Exercise doesn't only improve your appearance, it can alter your genes, cutting your risks of obesity and diabetes, a new Swedish study finds.
While inherited DNA cannot be altered, the way that genes express themselves can through exercise, diet, and lifestyle, researchers from Lund University Diabetes Center explained, noting that a workout can positively affect the way cells interact with fat stored in the body.
Lead author Charlotte Ling, associate professor, and her team looked at the DNA of 23 slightly overweight but healthy men aged around 35. The men previously didn't exercise but attended indoor cycling and aerobics classes for six months.
"They were supposed to attend three sessions a week, but they went an average 1.8 times," says associate researcher Tina Rönn.
Using technology that analyzes 480,000 positions throughout the genome, they could see that epigenetic changes had taken place in 7,000 genes (an individual has 20,000 to 25,000 genes). A closer look revealed genes linked to diabetes and obesity, also connected to storing fat, had also been altered.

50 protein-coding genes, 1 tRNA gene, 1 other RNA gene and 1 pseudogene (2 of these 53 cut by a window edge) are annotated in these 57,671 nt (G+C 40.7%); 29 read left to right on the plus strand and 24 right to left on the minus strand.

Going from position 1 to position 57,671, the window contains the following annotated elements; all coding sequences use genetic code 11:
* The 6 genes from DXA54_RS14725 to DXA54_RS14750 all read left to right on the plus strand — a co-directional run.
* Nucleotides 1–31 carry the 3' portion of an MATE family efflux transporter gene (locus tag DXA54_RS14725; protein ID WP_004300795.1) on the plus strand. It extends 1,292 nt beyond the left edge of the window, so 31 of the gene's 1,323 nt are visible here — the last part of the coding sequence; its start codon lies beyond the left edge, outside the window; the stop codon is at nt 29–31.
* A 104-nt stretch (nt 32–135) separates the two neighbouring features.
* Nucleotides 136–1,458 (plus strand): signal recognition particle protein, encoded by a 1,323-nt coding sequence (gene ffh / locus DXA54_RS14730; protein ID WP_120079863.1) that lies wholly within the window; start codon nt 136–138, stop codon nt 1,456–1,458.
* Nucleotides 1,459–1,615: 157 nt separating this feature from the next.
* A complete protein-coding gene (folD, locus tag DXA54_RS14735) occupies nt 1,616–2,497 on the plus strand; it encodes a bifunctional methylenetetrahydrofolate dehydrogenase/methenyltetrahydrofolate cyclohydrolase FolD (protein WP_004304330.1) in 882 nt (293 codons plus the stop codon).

"We found changes in those genes too, which suggests that altered DNA methylation as a result of physical activity could be one of the mechanisms of how these genes affect the risk of disease," said Rönn.
"This has never before been studied in fat cells. We now have a map of the DNA methylome in fat," Lind added.
The findings, announced last week, appear online in the journal PLOS Genetics.
A separate study published this March in the journal Cell Metabolism shows that when people exercise for as little as 20 minutes, it can alter their DNA almost immediately.